Trained in science, monastic discipline and scholarship in Buddhist thought, Dr. B. Alan Wallace has long opposed the false dogmatism of materialism.
In this lecture, he will address the themes of theism and non-theism specifically with reference to Christianity and Buddhism. Just as there are many branches of Christianity, so is this true of Buddhism.
Theravada Buddhism is widely regarded as non-theistic, for, while it affirms the existence of many “gods,” they are regarded simply as higher life-forms, but are not worshipped as the Creator of the Universe. Mahayana Buddhism similarly refutes the existence of such a Creator, but it adopts a quasi-theistic view that affirms the existence of a divine, omnipresent, omniscient consciousness that manifests in our world in myriad ways, who is worshipped and to whom prayers of supplication are offered.
Within Vajrayana Buddhism, the meditative tradition of the Great Perfection, regarded by many Tibetan Buddhists as the culmination of Buddhism, asserts that this divine consciousness is the ultimate ground of being, from which all phenomena arise as its creative expressions. This view is akin to panentheism and bears a strong resemblance to the Catholic Neoplatonic Christian tradition tracing from John Scotus Eriugena (815-877) through Nicholas of Cusa (1401-1464), and this may be where the theism of Christianity and the non-theism of Buddhism converge.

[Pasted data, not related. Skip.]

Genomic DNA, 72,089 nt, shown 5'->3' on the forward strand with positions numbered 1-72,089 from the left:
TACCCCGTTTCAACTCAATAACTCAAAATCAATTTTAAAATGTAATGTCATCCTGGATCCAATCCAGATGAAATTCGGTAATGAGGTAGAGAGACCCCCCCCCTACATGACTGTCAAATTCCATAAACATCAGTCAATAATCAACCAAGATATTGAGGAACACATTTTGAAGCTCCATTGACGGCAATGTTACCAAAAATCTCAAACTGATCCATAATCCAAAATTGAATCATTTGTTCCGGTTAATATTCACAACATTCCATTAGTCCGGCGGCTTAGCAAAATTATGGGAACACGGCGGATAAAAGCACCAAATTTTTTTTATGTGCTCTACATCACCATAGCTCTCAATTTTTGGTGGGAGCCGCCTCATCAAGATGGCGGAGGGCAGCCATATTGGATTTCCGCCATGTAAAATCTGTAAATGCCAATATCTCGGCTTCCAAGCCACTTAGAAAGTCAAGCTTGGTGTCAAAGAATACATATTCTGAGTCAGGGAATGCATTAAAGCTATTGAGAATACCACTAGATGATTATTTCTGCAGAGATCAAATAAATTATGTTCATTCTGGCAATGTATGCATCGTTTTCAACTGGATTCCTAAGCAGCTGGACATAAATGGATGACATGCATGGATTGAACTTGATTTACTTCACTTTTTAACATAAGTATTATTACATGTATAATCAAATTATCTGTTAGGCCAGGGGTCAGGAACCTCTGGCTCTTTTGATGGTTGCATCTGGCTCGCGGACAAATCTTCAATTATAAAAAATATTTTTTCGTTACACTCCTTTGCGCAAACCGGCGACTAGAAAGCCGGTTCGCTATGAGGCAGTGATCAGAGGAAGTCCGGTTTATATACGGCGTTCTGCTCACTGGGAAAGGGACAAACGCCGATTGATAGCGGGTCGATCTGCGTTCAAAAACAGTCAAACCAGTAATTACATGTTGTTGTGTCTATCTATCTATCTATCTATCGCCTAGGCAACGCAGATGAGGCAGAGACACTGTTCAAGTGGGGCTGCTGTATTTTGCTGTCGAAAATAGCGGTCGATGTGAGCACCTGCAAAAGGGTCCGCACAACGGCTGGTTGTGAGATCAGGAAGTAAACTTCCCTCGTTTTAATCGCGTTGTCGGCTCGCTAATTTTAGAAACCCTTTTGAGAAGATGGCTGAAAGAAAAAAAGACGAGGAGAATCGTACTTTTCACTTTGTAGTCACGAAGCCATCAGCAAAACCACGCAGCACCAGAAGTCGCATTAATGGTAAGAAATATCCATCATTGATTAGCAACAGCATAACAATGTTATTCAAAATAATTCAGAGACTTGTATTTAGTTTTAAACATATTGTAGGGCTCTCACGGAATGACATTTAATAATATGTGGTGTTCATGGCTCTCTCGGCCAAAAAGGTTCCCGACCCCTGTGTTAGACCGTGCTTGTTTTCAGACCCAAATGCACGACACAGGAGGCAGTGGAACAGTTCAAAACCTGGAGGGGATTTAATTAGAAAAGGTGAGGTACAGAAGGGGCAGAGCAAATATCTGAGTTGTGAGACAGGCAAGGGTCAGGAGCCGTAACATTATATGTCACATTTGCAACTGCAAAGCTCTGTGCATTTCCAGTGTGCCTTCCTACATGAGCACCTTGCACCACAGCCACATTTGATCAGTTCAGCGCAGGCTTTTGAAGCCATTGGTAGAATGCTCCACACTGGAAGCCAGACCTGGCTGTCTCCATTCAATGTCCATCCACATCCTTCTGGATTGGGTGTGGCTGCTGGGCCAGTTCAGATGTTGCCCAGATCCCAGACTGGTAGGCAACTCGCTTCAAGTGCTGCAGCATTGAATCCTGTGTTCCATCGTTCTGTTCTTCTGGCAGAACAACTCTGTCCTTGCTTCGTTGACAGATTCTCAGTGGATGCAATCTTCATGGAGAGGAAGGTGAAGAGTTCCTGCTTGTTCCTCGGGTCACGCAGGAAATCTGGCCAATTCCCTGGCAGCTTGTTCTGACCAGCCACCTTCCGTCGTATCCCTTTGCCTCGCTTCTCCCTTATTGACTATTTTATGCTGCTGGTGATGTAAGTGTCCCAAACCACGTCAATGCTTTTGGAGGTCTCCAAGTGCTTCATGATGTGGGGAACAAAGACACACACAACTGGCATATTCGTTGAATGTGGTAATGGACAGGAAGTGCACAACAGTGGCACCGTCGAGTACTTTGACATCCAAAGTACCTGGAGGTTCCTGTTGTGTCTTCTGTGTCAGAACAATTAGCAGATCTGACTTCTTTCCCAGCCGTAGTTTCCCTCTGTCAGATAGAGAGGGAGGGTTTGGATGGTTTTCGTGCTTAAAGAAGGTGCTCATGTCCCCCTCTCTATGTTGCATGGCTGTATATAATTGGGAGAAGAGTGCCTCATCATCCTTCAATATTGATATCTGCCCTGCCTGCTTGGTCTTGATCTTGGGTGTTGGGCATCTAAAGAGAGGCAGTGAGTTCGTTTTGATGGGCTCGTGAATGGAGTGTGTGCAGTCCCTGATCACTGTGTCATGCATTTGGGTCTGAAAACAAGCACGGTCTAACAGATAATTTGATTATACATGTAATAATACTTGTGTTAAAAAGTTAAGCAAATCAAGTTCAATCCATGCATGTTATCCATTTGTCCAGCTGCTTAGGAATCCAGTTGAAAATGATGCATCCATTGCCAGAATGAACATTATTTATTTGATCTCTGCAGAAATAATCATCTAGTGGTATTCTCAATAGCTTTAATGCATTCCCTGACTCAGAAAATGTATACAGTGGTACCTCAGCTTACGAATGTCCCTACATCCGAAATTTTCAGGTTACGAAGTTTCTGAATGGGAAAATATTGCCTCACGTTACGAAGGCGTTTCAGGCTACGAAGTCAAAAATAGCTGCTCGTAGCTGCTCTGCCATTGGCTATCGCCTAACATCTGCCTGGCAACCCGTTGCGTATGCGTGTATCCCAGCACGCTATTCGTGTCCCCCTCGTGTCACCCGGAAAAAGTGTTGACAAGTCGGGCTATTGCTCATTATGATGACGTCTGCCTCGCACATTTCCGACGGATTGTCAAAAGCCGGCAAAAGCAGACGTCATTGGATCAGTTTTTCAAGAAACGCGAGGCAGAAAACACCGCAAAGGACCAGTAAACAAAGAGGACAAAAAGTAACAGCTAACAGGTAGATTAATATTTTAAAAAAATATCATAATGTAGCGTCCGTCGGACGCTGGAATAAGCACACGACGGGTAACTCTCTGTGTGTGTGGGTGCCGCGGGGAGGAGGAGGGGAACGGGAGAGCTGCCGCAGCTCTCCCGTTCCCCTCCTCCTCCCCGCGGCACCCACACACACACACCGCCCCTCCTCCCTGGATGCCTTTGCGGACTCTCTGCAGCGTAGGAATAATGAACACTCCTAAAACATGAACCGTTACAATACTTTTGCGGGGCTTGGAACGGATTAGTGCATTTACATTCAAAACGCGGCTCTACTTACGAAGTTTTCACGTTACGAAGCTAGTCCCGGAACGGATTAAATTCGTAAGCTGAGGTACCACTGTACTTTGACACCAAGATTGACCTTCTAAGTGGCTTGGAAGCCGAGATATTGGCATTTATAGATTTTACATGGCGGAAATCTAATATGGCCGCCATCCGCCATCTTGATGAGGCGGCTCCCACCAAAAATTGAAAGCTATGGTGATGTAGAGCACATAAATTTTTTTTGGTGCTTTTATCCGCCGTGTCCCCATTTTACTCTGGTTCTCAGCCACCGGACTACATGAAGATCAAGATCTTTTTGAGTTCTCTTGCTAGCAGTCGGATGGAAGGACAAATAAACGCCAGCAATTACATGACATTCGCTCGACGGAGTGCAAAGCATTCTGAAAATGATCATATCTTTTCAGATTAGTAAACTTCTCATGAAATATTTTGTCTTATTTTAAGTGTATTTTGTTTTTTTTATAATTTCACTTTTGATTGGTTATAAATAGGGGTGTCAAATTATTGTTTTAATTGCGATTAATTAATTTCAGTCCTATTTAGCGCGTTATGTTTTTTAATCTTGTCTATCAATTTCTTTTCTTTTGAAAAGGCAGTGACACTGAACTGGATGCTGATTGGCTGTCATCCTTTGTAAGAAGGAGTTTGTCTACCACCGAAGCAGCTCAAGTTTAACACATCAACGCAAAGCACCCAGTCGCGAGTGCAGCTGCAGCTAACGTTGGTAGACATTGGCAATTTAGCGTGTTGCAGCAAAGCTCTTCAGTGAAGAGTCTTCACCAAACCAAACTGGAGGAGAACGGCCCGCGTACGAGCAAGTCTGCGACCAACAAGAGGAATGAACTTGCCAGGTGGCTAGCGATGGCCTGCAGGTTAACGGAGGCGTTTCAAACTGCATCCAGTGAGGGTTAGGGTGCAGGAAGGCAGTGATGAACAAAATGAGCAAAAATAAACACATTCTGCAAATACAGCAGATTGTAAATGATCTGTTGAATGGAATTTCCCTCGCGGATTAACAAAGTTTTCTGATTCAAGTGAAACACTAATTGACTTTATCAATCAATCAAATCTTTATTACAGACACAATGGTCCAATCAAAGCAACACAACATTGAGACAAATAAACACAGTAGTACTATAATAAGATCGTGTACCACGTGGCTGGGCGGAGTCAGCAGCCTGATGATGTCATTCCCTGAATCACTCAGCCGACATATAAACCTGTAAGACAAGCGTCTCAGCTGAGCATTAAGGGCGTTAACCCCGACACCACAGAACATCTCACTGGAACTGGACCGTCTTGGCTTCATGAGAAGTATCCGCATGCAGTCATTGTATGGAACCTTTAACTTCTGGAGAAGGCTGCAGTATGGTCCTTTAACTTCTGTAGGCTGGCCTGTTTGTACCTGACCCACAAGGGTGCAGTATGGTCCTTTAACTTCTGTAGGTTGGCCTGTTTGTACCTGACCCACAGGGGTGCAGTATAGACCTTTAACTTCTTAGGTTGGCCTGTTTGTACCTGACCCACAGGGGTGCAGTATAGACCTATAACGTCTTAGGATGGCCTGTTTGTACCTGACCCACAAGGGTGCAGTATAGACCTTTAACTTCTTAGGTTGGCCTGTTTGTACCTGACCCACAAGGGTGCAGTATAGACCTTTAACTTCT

He says that if we read the biblical account of Creation as a starting point of theism and the Buddhist presentation of samsara as generated by the karma of its inhabitants as showing the non-theism of a Buddhist worldview, a fundamental incompatibility between them seems obvious. But in the Christian doctrine of the Trinity and the Mahayana Buddhist doctrine of the omnipresent, divine consciousness of the Dharmakaya pervading the mind-streams of all sentient beings, then the opposition between Christian theism and Buddhist nontheism begins to fade.
Finally, when we encounter God ,as understood in Christian mysticism, and the Primordial Buddha, seen as the ultimate ground of being in the Great Perfection school of Tibetan Buddhism, we may discover a common ground that encompasses both traditions while still honoring their differences.
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